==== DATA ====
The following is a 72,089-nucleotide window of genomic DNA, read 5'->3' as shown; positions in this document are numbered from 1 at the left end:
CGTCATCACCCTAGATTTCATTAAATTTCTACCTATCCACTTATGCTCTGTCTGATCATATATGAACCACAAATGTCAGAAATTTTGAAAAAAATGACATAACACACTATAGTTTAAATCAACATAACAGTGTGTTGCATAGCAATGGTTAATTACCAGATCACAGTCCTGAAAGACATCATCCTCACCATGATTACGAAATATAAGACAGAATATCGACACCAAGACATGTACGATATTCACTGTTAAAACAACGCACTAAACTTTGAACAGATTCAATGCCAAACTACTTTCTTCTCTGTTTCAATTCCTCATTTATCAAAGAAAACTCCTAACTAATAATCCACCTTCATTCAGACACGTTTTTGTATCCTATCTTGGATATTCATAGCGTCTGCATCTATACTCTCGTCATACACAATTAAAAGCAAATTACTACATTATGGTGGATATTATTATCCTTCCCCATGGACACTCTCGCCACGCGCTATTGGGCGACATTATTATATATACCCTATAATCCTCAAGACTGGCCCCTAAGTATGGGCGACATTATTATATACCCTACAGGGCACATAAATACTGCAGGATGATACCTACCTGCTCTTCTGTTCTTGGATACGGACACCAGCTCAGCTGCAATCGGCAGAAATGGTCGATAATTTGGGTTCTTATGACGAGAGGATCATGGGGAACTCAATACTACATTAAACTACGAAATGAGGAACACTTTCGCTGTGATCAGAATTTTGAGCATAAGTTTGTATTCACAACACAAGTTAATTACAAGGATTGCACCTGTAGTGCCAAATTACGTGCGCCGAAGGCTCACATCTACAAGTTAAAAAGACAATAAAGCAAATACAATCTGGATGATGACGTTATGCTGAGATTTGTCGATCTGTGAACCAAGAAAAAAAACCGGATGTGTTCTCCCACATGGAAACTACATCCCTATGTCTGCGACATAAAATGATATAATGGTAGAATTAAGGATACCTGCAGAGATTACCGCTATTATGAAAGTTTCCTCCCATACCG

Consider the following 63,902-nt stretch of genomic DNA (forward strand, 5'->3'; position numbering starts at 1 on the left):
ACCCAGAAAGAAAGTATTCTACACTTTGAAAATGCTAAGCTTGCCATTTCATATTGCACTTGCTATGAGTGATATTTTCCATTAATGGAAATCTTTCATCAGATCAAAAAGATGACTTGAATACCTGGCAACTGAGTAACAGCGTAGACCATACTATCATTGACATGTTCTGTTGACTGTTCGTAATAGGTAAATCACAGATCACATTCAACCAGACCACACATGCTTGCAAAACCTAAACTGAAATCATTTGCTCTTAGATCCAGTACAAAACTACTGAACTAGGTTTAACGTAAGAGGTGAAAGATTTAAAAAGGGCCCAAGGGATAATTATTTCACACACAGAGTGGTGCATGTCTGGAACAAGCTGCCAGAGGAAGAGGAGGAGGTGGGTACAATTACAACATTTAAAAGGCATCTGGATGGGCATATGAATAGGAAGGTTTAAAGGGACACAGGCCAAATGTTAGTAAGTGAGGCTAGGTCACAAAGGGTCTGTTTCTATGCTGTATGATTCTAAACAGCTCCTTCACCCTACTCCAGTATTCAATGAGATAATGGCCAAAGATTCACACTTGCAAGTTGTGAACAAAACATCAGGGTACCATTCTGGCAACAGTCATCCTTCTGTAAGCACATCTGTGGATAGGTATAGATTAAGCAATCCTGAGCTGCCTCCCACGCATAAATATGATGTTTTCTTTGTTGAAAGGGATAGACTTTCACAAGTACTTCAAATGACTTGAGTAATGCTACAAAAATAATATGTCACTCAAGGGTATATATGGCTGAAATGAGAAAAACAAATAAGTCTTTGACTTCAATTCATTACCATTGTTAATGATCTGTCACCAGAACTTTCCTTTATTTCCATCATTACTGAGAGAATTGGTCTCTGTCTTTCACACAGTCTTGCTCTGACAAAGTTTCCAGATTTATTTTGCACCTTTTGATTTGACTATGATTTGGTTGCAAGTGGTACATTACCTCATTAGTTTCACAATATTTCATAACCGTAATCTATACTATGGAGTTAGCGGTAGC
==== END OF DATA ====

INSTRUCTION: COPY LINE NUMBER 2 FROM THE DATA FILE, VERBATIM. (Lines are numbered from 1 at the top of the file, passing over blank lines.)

CGTCATCACCCTAGATTTCATTAAATTTCTACCTATCCACTTATGCTCTGTCTGATCATATATGAACCACAAATGTCAGAAATTTTGAAAAAAATGACATAACACACTATAGTTTAAATCAACATAACAGTGTGTTGCATAGCAATGGTTAATTACCAGATCACAGTCCTGAAAGACATCATCCTCACCATGATTACGAAATATAAGACAGAATATCGACACCAAGACATGTACGATATTCACTGTTAAAACAACGCACTAAACTTTGAACAGATTCAATGCCAAACTACTTTCTTCTCTGTTTCAATTCCTCATTTATCAAAGAAAACTCCTAACTAATAATCCACCTTCATTCAGACACGTTTTTGTATCCTATCTTGGATATTCATAGCGTCTGCATCTATACTCTCGTCATACACAATTAAAAGCAAATTACTACATTATGGTGGATATTATTATCCTTCCCCATGGACACTCTCGCCACGCGCTATTGGGCGACATTATTATATATACCCTATAATCCTCAAGACTGGCCCCTAAGTATGGGCGACATTATTATATACCCTACAGGGCACATAAATACTGCAGGATGATACCTACCTGCTCTTCTGTTCTTGGATACGGACACCAGCTCAGCTGCAATCGGCAGAAATGGTCGATAATTTGGGTTCTTATGACGAGAGGATCATGGGGAACTCAATACTACATTAAACTACGAAATGAGGAACACTTTCGCTGTGATCAGAATTTTGAGCATAAGTTTGTATTCACAACACAAGTTAATTACAAGGATTGCACCTGTAGTGCCAAATTACGTGCGCCGAAGGCTCACATCTACAAGTTAAAAAGACAATAAAGCAAATACAATCTGGATGATGACGTTATGCTGAGATTTGTCGATCTGTGAACCAAGAAAAAAAACCGGATGTGTTCTCCCACATGGAAACTACATCCCTATGTCTGCGACATAAAATGATATAATGGTAGAATTAAGGATACCTGCAGAGATTACCGCTATTATGAAAGTTTCCTCCCATACCG